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Measuring contagion risk in international banking

Summary:
BIS Working Papers  |  No 796  |  15 July 2019 by  Stefan Avdjiev, Paolo Giudici and Alessandro Spelta PDF full text (577kb)  |  40 pages Focus The rapid growth of the global financial system over the past couple of decades has increased the importance of properly measuring contagion risk. This is true not only from a financial stability point of view, but also from a macroeconomic perspective, as financial crises tend to have significant and persistent negative effects on economic activity. At the same time, the increased interconnectedness and complexity of the global banking

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BIS Working Papers  |  No 796  | 
15 July 2019
PDF full text
 (577kb)
 |  40 pages

Focus

The rapid growth of the global financial system over the past couple of decades has increased the importance of properly measuring contagion risk. This is true not only from a financial stability point of view, but also from a macroeconomic perspective, as financial crises tend to have significant and persistent negative effects on economic activity. At the same time, the increased interconnectedness and complexity of the global banking system have made that task extremely challenging.

Contribution

We propose a novel methodology for measuring contagion risk in international banking. Our proposed methodology combines information contained in market prices (ie credit default swap (CDS) spreads) with information contained in banks' bilateral (country-level) foreign exposures. We use the rich dimensionality of the BIS international banking statistics to map the financial links among a set of 23 countries into a multi-layer network. The network maps the bilateral foreign claims of each country in three layers, which correspond to foreign claims on (i) the banking sector, (ii) the official sector and (iii) the non-bank private sector.

Findings

Our empirical analysis suggests that the measure generated using our novel methodology predicts CDS spreads better than an alternative measure based on past values of CDS spreads. This is the case, especially during crisis times, when the non-linear network effects tend to be more important.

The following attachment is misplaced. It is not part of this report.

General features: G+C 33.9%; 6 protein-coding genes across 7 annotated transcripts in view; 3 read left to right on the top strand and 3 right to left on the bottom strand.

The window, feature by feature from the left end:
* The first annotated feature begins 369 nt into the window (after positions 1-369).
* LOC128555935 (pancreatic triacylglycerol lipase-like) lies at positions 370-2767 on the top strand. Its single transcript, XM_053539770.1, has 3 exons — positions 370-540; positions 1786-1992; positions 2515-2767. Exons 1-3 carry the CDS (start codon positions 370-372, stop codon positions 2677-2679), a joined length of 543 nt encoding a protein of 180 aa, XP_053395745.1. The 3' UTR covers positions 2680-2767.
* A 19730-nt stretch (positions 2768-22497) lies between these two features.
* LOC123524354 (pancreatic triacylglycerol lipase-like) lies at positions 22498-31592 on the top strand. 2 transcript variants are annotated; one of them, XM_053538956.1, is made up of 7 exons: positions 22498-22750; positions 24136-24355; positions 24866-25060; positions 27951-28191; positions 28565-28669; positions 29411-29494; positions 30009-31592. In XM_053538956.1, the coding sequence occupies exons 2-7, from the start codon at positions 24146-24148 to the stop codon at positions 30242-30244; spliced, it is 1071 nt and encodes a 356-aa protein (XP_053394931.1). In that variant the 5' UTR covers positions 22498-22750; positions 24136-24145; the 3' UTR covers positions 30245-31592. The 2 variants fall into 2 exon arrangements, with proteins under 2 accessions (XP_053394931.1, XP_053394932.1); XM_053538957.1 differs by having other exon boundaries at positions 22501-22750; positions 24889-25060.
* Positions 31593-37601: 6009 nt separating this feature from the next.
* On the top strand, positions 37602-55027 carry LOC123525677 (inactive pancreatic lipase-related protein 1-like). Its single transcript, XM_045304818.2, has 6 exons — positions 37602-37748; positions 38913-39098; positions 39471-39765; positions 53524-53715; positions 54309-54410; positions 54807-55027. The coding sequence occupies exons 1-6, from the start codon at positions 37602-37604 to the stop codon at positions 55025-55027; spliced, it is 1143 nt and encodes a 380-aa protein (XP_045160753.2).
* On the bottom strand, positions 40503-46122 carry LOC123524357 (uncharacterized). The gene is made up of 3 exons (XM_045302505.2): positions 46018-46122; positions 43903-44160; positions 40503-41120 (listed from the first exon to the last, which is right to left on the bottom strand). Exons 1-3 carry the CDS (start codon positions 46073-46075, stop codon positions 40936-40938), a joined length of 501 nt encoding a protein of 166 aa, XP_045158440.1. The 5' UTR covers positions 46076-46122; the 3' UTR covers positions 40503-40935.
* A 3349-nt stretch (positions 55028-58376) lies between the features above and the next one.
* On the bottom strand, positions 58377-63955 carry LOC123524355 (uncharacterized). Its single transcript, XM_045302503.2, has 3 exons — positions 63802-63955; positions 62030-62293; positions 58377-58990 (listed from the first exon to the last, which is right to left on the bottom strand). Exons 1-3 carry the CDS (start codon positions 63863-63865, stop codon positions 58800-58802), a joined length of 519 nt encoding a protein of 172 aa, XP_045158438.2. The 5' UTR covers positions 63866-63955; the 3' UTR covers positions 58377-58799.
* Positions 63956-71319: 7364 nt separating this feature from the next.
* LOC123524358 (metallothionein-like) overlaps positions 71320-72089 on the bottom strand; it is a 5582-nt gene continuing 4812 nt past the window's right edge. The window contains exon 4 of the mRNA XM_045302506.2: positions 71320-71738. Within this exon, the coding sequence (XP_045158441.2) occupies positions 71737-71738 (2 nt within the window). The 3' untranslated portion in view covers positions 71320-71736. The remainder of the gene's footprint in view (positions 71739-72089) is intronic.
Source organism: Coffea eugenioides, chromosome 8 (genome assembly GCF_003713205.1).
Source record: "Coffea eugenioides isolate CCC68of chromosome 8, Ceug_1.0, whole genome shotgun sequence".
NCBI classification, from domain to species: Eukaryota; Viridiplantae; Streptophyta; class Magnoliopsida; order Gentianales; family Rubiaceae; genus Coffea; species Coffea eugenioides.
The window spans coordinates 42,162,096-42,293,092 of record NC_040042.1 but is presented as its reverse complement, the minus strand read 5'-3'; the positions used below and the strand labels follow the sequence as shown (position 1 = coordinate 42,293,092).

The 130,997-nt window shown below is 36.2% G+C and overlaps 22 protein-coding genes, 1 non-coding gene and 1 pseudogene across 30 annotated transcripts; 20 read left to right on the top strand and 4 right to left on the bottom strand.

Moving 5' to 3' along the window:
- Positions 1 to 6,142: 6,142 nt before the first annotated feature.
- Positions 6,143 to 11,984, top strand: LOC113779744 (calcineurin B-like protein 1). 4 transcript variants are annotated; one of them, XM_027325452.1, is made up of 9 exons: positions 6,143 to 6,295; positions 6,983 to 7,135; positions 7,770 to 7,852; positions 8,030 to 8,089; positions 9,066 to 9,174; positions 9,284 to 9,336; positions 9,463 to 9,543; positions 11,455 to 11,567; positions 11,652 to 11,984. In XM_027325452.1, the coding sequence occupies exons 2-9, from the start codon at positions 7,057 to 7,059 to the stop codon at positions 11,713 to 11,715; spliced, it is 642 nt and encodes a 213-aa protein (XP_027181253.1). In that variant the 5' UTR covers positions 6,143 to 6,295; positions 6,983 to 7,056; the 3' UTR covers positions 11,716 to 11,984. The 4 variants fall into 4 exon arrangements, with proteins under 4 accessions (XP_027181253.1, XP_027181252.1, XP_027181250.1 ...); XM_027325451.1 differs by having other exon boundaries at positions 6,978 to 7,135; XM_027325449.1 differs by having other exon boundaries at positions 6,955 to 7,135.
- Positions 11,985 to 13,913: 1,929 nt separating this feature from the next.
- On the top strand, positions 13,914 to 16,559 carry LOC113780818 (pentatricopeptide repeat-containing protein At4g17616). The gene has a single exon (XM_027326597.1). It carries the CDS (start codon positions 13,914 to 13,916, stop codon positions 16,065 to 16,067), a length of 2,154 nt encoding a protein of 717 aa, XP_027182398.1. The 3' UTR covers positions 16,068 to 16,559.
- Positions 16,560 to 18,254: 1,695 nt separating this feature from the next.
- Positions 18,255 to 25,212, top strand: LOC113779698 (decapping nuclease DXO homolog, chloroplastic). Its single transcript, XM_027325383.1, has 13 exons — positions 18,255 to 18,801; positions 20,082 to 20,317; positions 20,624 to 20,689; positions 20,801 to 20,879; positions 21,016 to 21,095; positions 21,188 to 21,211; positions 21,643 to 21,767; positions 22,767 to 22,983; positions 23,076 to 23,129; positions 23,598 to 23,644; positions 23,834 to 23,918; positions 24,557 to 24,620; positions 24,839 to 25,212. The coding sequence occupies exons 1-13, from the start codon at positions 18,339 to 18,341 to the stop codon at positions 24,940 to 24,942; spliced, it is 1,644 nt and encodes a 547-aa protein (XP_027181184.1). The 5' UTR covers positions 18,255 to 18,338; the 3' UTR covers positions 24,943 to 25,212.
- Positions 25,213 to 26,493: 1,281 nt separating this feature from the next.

Abstract

We propose a distress measure for national banking systems that incorporates not only banks' CDS spreads, but also how they interact with the rest of the global financial system via multiple linkage types. The measure is based on a tensor decomposition method that extracts an adjacency matrix from a multi-layer network, measured using banks' foreign exposures obtained from the BIS international banking statistics. Based on this adjacency matrix, we develop a new network centrality measure that can be interpreted in terms of a banking system's credit risk or funding risk.

JEL classification: G01, C58, C63

Keywords: international banking, contagion risk, multi-layer networks, tensor decompositions

International Settlement
The Bank for International Settlements (BIS) is an international company limited by shares owned by central banks which "fosters international monetary and financial cooperation and serves as a bank for central banks". The BIS carries out its work through subcommittees, the secretariats it hosts and through an annual general meeting of all member banks. It also provides banking services, but only to central banks and other international organizations. It is based in Basel, Switzerland, with representative offices in Hong Kong and Mexico City.

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